Thursday, March 15, 2012 8:15:02 PM
Hummm, a really quick look at Wiki suggests 1600w at the top but around 200w at sea level. Not sure if that's the same as what we`re talking about though.
No, it isn`t. That graph shows the different energy levels of different wavelengths of electromagnetic radiation from the sun.
The key word to look for is "insolation", but note what units you`re looking at. Some sources quote watts per hour per square meter (either peak, i.e. midday on midsummer`s day with a clear sky, or averaged over some period of time, usually a month), some sources quote watt-hours per square meter per day.
Thursday, March 15, 2012 9:47:18 AM
Cajun247-"On top of which you're suggesting hitting a penny (or dust spore more likely) instead of a bowling ball from miles away."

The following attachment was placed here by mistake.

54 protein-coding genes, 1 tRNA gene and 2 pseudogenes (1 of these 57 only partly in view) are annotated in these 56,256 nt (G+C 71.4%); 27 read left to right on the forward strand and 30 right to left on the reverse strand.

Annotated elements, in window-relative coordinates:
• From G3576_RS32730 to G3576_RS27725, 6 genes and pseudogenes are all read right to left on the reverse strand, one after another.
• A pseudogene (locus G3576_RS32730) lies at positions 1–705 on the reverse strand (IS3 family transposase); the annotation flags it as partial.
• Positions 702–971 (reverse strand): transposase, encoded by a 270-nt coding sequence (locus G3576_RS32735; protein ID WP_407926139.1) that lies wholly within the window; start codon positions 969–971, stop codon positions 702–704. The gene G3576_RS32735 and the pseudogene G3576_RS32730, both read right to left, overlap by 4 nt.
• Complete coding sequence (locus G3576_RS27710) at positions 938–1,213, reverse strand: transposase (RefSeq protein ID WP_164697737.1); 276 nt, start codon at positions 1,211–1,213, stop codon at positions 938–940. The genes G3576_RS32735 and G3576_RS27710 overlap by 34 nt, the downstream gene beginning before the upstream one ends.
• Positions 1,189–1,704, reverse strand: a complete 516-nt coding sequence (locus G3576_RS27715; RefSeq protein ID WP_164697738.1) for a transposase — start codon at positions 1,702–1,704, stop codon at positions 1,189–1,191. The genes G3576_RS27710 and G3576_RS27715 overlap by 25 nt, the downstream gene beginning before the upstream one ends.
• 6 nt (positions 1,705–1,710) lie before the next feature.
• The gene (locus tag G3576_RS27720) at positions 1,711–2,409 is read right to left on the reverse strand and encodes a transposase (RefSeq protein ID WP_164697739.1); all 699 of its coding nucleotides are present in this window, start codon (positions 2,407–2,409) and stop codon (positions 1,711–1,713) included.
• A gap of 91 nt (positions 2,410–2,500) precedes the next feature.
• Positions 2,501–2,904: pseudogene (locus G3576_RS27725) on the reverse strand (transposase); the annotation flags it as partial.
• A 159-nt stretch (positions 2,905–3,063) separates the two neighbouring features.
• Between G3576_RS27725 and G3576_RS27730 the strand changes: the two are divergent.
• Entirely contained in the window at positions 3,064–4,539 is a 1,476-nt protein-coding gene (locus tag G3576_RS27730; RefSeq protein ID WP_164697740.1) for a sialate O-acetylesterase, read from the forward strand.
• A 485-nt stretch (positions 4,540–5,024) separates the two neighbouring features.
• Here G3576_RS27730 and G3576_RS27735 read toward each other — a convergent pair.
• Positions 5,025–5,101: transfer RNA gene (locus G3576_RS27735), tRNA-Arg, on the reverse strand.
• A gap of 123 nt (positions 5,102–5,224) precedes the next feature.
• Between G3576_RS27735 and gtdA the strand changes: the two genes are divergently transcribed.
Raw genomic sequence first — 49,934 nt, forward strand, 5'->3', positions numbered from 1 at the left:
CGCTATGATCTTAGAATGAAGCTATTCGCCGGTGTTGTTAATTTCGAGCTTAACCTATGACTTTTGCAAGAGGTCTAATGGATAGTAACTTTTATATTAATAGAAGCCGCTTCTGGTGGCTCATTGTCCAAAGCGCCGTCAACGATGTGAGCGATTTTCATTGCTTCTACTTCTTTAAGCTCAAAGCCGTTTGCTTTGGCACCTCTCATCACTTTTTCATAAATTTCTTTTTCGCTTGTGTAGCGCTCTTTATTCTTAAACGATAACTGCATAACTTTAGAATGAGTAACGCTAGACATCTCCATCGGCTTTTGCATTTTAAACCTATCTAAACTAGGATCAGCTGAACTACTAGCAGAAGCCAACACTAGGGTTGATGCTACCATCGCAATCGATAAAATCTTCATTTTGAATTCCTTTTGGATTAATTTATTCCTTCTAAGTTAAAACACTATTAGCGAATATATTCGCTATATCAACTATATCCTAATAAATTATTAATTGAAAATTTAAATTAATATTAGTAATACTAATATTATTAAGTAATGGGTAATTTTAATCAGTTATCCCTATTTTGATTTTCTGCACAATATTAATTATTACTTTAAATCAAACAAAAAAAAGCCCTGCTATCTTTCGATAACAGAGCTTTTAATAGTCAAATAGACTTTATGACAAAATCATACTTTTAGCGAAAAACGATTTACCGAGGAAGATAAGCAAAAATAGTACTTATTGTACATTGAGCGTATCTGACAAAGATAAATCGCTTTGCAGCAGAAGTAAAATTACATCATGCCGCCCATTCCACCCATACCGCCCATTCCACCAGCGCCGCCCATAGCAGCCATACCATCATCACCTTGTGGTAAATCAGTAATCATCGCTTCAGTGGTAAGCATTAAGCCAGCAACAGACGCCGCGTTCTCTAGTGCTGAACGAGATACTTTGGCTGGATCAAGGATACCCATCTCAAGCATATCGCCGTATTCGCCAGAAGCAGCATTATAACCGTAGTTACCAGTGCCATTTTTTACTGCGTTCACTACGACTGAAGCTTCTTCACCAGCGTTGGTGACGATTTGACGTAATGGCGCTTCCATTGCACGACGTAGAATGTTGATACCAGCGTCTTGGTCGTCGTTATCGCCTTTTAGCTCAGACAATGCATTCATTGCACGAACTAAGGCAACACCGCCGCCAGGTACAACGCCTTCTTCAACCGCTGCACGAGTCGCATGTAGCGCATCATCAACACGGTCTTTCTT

Well, seeing as we`ve already landed craft on asteroids*, getting to one has proven possible.
*Near Earth Asteroid Rendezvous (NEAR): launched in 1996, landed on Asteroid 433 Eros 2/12/2001. Hayabusa: launched 2003, landed on asteroid Itokawa 2005,
Moving one is just a matter of physics. There have been several theorys, including: -using a `tug` vehicle pulling the rock via a cable connected at the rotational pole, -de-spinning a rock, attaching a thrusting engine situated so that it thrusts through the center of mass and is gimbled to control the rock`s orientation. (both of these were researched by Proffessor D.J. Scheers & Apollo 9 Astronaut R.L Schweickart in 2004 and found viable).